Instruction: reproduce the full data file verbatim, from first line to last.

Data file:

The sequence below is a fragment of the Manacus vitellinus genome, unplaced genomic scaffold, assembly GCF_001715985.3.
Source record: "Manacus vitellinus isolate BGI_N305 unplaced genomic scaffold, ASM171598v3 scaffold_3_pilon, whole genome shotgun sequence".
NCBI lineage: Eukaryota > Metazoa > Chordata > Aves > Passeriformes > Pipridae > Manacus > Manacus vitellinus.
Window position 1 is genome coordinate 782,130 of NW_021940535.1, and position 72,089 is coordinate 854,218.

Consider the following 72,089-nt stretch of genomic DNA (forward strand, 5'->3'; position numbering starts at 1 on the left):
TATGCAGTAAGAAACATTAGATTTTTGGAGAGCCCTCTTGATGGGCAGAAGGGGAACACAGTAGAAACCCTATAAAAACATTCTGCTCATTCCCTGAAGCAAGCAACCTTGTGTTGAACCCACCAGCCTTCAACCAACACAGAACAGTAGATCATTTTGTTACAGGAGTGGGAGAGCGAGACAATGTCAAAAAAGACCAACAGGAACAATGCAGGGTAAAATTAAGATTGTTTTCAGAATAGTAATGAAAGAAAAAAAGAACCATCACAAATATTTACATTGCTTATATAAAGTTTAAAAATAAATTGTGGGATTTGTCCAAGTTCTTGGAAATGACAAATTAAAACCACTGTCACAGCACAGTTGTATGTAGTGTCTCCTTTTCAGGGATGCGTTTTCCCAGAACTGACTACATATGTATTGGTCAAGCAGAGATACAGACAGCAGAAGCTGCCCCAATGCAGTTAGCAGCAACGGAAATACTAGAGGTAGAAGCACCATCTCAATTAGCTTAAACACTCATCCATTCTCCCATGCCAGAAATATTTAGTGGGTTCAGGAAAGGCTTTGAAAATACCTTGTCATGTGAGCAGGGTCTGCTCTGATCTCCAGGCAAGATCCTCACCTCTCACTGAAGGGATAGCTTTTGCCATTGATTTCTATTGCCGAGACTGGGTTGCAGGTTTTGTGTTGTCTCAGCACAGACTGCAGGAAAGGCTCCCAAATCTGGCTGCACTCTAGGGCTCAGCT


The sequence below is a fragment of the Manacus vitellinus genome, unplaced genomic scaffold, assembly GCF_001715985.3.
Source record: "Manacus vitellinus isolate BGI_N305 unplaced genomic scaffold, ASM171598v3 scaffold_3_pilon, whole genome shotgun sequence".
NCBI lineage: Eukaryota > Metazoa > Chordata > Aves > Passeriformes > Pipridae > Manacus > Manacus vitellinus.
Window position 1 is genome coordinate 782,130 of NW_021940535.1, and position 72,089 is coordinate 854,218.

Consider the following 72,089-nt stretch of genomic DNA (forward strand, 5'->3'; position numbering starts at 1 on the left):
TATGCAGTAAGAAACATTAGATTTTTGGAGAGCCCTCTTGATGGGCAGAAGGGGAACACAGTAGAAACCCTATAAAAACATTCTGCTCATTCCCTGAAGCAAGCAACCTTGTGTTGAACCCACCAGCCTTCAACCAACACAGAACAGTAGATCATTTTGTTACAGGAGTGGGAGAGCGAGACAATGTCAAAAAAGACCAACAGGAACAATGCAGGGTAAAATTAAGATTGTTTTCAGAATAGTAATGAAAGAAAAAAAGAACCATCACAAATATTTACATTGCTTATATAAAGTTTAAAAATAAATTGTGGGATTTGTCCAAGTTCTTGGAAATGACAAATTAAAACCACTGTCACAGCACAGTTGTATGTAGTGTCTCCTTTTCAGGGATGCGTTTTCCCAGAACTGACTACATATGTATTGGTCAAGCAGAGATACAGACAGCAGAAGCTGCCCCAATGCAGTTAGCAGCAACGGAAATACTAGAGGTAGAAGCACCATCTCAATTAGCTTAAACACTCATCCATTCTCCCATGCCAGAAATATTTAGTGGGTTCAGGAAAGGCTTTGAAAATACCTTGTCATGTGAGCAGGGTCTGCTCTGATCTCCAGGCAAGATCCTCACCTCTCACTGAAGGGATAGCTTTTGCCATTGATTTCTATTGCCGAGACTGGGTTGCAGGTTTTGTGTTGTCTCAGCACAGACTGCAGGAAAGGCTCCCAAATCTGGCTGCACTCTAGGGCTCAGCT